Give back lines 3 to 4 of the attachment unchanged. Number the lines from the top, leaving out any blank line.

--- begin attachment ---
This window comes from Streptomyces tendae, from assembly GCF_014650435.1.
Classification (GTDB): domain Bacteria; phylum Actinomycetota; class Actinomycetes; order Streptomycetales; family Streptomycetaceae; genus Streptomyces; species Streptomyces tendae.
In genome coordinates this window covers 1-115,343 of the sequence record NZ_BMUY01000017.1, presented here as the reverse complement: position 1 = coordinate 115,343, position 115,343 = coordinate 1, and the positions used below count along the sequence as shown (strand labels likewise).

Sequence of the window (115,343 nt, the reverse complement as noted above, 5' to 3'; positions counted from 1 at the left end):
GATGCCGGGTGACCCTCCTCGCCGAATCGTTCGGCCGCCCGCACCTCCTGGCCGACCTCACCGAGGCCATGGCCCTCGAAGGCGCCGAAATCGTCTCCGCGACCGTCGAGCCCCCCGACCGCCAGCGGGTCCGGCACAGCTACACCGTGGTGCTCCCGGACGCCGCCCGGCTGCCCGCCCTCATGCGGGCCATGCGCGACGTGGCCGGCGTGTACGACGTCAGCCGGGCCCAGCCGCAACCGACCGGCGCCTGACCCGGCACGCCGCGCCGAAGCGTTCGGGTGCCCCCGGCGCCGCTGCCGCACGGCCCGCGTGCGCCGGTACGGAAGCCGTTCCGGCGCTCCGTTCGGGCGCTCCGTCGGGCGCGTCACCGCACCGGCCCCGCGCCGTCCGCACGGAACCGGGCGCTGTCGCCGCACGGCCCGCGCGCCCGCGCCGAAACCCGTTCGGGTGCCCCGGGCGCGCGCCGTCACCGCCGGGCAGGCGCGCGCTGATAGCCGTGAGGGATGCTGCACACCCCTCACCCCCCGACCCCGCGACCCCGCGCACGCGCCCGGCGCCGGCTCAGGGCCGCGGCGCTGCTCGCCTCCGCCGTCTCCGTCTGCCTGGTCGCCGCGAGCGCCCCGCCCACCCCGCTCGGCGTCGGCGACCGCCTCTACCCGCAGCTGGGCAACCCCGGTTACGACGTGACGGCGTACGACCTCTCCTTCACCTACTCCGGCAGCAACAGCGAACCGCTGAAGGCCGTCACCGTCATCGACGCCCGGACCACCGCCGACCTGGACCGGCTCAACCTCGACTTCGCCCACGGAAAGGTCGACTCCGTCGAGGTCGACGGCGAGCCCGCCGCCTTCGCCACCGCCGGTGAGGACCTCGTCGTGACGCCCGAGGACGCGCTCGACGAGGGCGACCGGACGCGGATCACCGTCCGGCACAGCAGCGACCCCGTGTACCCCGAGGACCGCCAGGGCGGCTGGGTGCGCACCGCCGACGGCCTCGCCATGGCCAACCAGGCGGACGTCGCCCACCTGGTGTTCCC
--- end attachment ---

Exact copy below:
In genome coordinates this window covers 1-115,343 of the sequence record NZ_BMUY01000017.1, presented here as the reverse complement: position 1 = coordinate 115,343, position 115,343 = coordinate 1, and the positions used below count along the sequence as shown (strand labels likewise).

Sequence of the window (115,343 nt, the reverse complement as noted above, 5' to 3'; positions counted from 1 at the left end):